Forum: Ruby unalias a method?

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13b511cd4fff9f72326e38526b9701fa?d=identicon&s=25 Todd Burch (toddburch)
on 2009-01-25 14:50
I needed to alias a method (alias_method) to change its behavior during
a series of tests the other day.  I was able to alias the Module's
method ok, but I couldn't figure out how to unalias it when I was done.

What's the technique to unalias a method that has been aliased?

Thanks.
A246f7c0ce5f2909483d358bd9e83e4e?d=identicon&s=25 Mike Gold (mikegold)
on 2009-01-25 15:42
Todd Burch wrote:
>
> What's the technique to unalias a method that has been aliased?
>

class Foo
  def hello
    p "hi"
  end
  alias_method :hello2, :hello
end

Foo.new.hello2  #=> "hi"
class Foo
  remove_method :hello2
end
Foo.new.hello2  #=> undefined method `hello2'
13b511cd4fff9f72326e38526b9701fa?d=identicon&s=25 Todd Burch (toddburch)
on 2009-01-25 20:57
Mike Gold wrote:
>
> class Foo
>   def hello
>     p "hi"
>   end
>   alias_method :hello2, :hello
> end
>
> Foo.new.hello2  #=> "hi"
> class Foo
>   remove_method :hello2
> end
> Foo.new.hello2  #=> undefined method `hello2'

Thanks Mike.  Perhaps that's what I said, but that's not what I meant...
;)   Sorry about that.   I tried recreating my scenario with
alias_method, and it seems as if it wasn't really a factor in my test.

This is the sequence that I would like to happen:

module Foo
  def Foo.hello
    p "Hi"
  end
end  # module

####################

p "I expect to print hi:"
Foo.hello                 #<== this works

####################

module Foo
  def Foo.hello
    p "printing of hi is suppressed"
  end
end

####################

p "I expect to suppress printing of hi:"
Foo.hello               # <== this works

####################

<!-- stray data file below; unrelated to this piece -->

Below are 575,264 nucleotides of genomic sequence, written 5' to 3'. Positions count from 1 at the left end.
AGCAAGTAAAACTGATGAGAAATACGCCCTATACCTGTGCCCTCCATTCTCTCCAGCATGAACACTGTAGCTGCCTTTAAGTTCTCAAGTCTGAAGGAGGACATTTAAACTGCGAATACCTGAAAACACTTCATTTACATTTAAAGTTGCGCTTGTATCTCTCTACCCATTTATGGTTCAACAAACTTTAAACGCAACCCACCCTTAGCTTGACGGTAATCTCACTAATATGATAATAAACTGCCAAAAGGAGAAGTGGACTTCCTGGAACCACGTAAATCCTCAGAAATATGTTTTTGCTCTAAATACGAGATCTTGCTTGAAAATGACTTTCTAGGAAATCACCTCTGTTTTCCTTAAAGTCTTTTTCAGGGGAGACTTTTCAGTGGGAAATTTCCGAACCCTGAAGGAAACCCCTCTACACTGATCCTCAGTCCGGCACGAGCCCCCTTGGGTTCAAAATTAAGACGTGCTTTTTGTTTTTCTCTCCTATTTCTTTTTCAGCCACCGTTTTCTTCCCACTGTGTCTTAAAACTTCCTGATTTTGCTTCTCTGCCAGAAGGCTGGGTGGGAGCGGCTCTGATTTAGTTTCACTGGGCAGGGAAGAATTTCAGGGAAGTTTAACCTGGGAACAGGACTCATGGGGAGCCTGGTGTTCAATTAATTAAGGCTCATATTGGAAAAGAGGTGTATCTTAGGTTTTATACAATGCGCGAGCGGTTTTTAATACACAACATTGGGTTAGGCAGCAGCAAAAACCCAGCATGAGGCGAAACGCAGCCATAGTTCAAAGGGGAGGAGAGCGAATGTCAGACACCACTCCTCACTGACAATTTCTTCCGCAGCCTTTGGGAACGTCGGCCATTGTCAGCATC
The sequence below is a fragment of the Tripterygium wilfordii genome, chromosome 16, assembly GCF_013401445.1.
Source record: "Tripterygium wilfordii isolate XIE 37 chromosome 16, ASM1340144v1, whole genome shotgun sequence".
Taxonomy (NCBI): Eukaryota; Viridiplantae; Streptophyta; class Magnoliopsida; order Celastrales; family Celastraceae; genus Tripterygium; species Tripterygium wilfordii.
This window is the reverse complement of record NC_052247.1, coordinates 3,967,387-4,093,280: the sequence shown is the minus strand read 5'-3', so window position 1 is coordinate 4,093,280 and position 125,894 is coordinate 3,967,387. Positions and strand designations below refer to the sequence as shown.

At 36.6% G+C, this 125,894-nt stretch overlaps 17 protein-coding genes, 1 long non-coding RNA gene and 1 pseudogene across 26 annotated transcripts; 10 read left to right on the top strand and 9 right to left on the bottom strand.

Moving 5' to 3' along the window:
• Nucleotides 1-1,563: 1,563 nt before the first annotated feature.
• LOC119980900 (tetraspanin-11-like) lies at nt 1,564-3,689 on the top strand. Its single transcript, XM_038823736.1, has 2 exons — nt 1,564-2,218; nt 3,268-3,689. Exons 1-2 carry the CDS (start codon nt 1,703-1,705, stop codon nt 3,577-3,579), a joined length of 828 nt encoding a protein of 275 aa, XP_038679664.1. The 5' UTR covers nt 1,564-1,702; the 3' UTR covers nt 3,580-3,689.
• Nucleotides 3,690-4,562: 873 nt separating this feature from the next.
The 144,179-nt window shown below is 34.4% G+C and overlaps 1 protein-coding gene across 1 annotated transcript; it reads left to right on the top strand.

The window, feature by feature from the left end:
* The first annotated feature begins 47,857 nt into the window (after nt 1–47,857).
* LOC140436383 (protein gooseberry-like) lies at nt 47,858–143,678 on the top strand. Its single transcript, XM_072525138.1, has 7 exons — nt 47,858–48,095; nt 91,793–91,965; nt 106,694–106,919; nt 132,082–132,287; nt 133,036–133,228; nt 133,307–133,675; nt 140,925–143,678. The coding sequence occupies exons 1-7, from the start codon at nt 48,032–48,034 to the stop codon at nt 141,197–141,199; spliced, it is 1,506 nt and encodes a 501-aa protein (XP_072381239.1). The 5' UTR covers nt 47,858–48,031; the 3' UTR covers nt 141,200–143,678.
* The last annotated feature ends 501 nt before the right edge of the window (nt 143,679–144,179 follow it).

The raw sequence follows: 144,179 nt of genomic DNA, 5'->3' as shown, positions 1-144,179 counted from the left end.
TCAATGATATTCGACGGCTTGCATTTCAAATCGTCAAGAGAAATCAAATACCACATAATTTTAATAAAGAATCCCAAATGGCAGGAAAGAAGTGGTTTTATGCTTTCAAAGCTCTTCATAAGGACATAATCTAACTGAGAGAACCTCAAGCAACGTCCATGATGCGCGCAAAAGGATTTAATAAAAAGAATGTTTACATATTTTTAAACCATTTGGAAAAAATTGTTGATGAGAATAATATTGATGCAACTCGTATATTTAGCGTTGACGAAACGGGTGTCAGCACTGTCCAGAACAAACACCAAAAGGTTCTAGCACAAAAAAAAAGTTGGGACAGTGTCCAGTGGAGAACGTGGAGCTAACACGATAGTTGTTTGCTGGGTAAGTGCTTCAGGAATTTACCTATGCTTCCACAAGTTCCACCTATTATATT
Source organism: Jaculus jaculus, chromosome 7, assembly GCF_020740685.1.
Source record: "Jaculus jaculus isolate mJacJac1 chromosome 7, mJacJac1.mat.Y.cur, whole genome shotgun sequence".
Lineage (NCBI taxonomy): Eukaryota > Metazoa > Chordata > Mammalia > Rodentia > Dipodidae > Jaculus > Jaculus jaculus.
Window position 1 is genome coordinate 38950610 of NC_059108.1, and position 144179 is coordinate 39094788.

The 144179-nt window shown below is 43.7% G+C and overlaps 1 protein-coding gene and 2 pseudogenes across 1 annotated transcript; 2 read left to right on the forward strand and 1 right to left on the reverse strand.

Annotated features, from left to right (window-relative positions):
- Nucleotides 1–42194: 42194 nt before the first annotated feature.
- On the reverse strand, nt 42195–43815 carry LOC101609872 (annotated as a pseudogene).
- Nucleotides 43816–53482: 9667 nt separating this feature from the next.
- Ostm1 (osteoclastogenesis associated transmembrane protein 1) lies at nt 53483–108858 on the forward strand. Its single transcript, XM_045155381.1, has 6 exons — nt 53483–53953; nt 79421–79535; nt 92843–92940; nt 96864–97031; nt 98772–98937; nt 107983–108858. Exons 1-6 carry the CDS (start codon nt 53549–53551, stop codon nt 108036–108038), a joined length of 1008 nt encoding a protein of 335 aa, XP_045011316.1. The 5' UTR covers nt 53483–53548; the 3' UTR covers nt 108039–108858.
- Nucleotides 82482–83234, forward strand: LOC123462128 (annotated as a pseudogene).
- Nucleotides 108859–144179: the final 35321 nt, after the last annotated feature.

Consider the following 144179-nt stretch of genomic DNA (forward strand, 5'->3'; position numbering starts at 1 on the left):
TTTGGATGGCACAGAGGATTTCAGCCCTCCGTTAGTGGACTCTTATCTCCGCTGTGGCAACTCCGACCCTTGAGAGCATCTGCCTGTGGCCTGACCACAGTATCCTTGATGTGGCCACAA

p "Now, I want to print hi again:"

###??? What needs to happen here?

Foo.hello


I'm assuming that alias_method is what I need to be using to temporarily
"redirect" all my Foo.hello calls to do something different for a
certain period of time, and finally I want to revert to the original
behavior of Foo.hello.

I used a module example, because that's what I'm using my real case, and
I don't have access to the module source.

Thanks, Todd
31e038e4e9330f6c75ccfd1fca8010ee?d=identicon&s=25 Gregory Brown (Guest)
on 2009-01-25 21:36
(Received via mailing list)
On Sun, Jan 25, 2009 at 2:55 PM, Todd Burch <promos@burchwoodusa.com>
wrote:

> I'm assuming that alias_method is what I need to be using to temporarily
> "redirect" all my Foo.hello calls to do something different for a
> certain period of time, and finally I want to revert to the original
> behavior of Foo.hello.
>
> I used a module example, because that's what I'm using my real case, and
> I don't have access to the module source.

Hopefully this does what you'd expect.  -greg

module Foo
  extend self

  def hello
    p "Hi"
  end
end

Foo.hello

module Foo
  alias_method :old_hello, :hello

  def hello
    p "Hello again"
  end
end

Foo.hello

module Foo
  alias_method :hello, :old_hello
end

Foo.hello
5a837592409354297424994e8d62f722?d=identicon&s=25 Ryan Davis (Guest)
on 2009-01-25 21:56
(Received via mailing list)
On Jan 25, 2009, at 05:48 , Todd Burch wrote:

> What's the technique to unalias a method that has been aliased?

alias the old method back. A really messy example of this is heckle
where we replace methods over and over and then alias the original
back into place.
13b511cd4fff9f72326e38526b9701fa?d=identicon&s=25 Todd Burch (toddburch)
on 2009-01-25 23:16
>
> Hopefully this does what you'd expect.  -greg
>

Hey Greg!  That works great from Terminal - thanks.

I changed your example to work with Sketchup, and by writing it like
this, I got it work under Sketchup as I want:

(The UI.messagebox put up a dialog box, similar to  a javascript alert()
box )

require 'sketchup.rb' ;
include UI   # <== this is the key to getting this to work

messagebox "Regular Messagebox..." ;

module UI
  extend self
  alias_method :messagebox_old, :messagebox

  def messagebox (string)
    puts "aliased method: #{string}"
  end
end

messagebox "this should show up in the console" ;

module UI